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Cricket no longer immune to terrorism, say di -

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Reporter: Emily Bourke

ELEANOR HALL: The world's leaders have unambiguously condemned the deadly shooting in Pakistan.

And Australia's Foreign Minister Stephen Smith says the targeting of cricket players represents a
worrying new shift in terrorist tactics.

Emily Bourke has our report.

EMILY BOURKE: The United States is the latest country to condemn the attack on the Sri Lankan
cricket team.

But during a press conference with the British Prime Minister Gordon Brown, the US President Barack
Obama spoke broadly about the fight against terror in both Pakistan and Afghanistan.

BARACK OBAMA: Obviously we're deeply concerned but let me just make a general statement: both Great
Britain and the United States share a deep interest in ensuring that neither Afghanistan nor
Pakistan are safe havens for terrorist activity.

The truth is that the situation in Afghanistan has deteriorated. The safe havens for al-Qaeda
remain in the frontier regions of Pakistan.

EMILY BOURKE: In Washington the US State Department's Gordon Duguid was more forthcoming about
America's outrage.

GORDON DUGUID: We condemn this vicious attack on innocent civilians but also on the positive
relations that Pakistan and Sri Lanka are trying to enjoy. This is not just an attack on
individuals: this is an attack on peaceful, normal relations.

EMILY BOURKE: There has been no claim of responsibility but some Sri Lankan officials fear a
possible link with the military offensive against ethnic Tamil rebels in the island's north.

In Pakistan, the Prime Minister Yousuf Gilani has described his country's relations with Sri Lanka
as 'very good'.

But he has conceded Pakistan's image has suffered.

YOUSUF GILANI (translated): Our relations with Sri Lanka are very good. They came here on our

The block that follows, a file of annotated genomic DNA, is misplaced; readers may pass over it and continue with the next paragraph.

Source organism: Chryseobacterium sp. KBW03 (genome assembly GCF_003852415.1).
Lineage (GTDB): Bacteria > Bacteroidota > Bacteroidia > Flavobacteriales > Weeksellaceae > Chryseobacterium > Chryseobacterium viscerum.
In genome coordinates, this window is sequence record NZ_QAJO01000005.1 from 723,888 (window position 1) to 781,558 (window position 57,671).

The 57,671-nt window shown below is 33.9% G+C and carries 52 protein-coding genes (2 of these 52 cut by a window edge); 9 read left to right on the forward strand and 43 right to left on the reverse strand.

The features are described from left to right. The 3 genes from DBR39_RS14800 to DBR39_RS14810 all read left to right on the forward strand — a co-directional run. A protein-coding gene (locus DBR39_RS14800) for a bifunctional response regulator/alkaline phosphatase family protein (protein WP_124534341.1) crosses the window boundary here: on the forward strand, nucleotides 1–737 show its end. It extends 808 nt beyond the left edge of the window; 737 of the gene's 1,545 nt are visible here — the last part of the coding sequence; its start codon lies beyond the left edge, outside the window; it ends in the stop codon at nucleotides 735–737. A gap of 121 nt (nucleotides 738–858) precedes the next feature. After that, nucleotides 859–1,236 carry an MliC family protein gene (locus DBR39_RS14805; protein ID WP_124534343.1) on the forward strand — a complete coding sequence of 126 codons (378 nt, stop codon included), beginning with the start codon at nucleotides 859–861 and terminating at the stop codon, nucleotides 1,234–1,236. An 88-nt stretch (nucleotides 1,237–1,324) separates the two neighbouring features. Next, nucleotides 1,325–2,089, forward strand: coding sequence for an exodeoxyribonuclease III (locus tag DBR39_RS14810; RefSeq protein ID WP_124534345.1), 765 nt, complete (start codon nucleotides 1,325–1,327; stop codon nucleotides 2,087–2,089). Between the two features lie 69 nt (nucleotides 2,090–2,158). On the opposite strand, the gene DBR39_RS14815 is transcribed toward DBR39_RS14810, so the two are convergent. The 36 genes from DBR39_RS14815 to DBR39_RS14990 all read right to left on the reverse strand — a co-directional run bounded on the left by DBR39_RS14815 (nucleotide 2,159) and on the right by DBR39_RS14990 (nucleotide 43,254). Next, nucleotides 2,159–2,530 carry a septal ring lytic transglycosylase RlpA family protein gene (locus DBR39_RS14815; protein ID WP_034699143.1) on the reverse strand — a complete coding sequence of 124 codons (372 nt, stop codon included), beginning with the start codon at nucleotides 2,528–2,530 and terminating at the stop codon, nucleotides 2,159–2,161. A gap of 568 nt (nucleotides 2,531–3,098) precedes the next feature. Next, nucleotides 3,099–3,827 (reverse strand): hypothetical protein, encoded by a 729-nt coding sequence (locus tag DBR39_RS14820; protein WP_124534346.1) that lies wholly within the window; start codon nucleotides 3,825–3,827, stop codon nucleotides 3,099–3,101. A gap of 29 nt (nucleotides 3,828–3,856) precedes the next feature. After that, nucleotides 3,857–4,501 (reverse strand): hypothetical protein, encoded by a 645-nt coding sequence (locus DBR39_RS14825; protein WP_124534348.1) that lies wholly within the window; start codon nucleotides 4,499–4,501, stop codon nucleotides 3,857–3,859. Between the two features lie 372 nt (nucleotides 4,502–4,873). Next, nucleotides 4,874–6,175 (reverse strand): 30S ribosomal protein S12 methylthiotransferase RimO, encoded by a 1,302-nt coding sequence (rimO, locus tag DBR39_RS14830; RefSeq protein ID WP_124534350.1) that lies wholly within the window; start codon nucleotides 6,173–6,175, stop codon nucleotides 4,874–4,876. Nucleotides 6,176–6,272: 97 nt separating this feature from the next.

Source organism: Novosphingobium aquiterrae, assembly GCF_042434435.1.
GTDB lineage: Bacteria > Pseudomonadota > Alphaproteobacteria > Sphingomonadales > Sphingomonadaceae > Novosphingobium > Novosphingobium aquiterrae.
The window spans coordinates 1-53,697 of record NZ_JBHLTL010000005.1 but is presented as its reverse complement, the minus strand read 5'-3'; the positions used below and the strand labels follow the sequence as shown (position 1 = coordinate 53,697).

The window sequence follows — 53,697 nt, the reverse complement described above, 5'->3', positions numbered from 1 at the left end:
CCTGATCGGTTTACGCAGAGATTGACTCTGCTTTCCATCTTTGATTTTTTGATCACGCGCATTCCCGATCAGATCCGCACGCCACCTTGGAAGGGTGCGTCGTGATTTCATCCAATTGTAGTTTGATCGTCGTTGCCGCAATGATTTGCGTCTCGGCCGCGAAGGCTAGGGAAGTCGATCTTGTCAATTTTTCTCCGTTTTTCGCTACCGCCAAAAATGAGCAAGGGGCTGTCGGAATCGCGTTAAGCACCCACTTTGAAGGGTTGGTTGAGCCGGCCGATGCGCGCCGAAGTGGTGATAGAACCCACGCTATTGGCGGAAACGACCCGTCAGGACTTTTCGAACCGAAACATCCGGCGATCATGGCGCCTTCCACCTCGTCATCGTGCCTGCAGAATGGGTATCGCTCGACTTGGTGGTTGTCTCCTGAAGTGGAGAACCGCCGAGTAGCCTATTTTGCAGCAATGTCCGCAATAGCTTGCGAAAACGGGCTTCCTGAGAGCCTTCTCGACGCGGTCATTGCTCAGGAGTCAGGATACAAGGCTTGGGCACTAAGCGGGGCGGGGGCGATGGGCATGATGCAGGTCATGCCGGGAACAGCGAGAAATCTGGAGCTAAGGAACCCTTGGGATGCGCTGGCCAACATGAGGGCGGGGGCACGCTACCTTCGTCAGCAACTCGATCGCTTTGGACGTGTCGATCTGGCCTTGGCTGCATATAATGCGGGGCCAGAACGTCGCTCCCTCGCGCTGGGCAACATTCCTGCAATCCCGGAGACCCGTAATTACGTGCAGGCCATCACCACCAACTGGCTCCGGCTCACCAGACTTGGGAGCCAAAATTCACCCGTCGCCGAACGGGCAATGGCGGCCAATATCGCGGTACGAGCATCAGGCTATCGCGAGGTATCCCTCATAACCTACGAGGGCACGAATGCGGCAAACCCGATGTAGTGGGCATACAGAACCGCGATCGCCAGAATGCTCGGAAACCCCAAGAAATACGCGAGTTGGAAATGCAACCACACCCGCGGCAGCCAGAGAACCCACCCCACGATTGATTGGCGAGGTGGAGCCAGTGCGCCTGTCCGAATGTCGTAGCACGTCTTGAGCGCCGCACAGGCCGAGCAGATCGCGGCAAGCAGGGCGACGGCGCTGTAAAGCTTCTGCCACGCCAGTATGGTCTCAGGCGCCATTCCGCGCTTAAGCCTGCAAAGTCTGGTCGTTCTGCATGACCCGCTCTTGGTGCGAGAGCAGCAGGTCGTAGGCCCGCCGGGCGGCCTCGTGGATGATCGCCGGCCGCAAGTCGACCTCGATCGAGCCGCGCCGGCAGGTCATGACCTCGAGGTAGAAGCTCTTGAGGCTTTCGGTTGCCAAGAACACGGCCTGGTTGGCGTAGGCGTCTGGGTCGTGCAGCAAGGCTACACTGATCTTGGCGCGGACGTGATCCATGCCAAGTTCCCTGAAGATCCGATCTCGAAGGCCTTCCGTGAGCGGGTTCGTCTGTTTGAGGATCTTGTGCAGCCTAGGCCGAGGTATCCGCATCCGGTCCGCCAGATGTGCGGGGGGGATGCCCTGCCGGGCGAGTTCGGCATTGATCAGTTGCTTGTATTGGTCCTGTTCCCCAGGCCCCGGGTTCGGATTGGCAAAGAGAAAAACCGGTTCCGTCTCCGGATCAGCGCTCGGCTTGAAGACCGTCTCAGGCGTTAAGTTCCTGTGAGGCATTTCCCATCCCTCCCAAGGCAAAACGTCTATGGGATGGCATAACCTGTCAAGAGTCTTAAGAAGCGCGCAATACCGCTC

invitation and their protection was our responsibility. I feel that this incident has humiliated
the country and the whole nation. This has tarnished the prestige of Pakistan.

EMILY BOURKE: The head of Pakistan's Interior Ministry, Rehman Malik said his country is in a state
of war while also suggesting the masked gunmen may have come from outside Pakistan

REHMAN MALIK: The democracy of the country is being undermined. Pakistan is under continuous
aggression and the father has been targeted with the view to bring bad name to the country and I do
not overrule foreign handling.

EMILY BOURKE: By striking South Asia's most popular sport, Pakistani security analyst and retired
army lieutenant general Talat Masood says the attack shows a frightening shift.

TALAT MASOOD: I think it is shocking in a way especially against cricketers and Pakistan is one of
those countries which loves cricket. So it is a great shock not only to those people who are there
in Lahore but also to the entire country, and I sure to the entire international community.

Because sports in the one area where we thought that, you know, the militants should not be
operating and it appears that, you know, they are not sparing any area.

EMILY BOURKE: The Australian Foreign Minister Stephen Smith says the assumption that sport and
indeed cricket is out of bounds from terrorism no longer applies.

STEPHEN SMITH: This makes the point, irrespective of what position you occupy, irrespective of what
pursuit you follow, you are not immune from terrorist activity and that is why Australia and
international community need to stare down the terrorist threat that we see in this region.

I made the point when I returned from Pakistan that the very clear impression I was left with when
I had my conversations with President Zardari and Foreign Minister Qureshi and Chief of the Armed
Services Kyani, that Pakistan now understood that what it was dealing with was not just a problem
associated with the Afghanistan-Pakistan border, which had implications for Afghanistan, but this
was very much an existentialist threat to Pakistan itself.

ELEANOR HALL: That is the Australian Foreign Minister Stephen Smith ending that report by Emily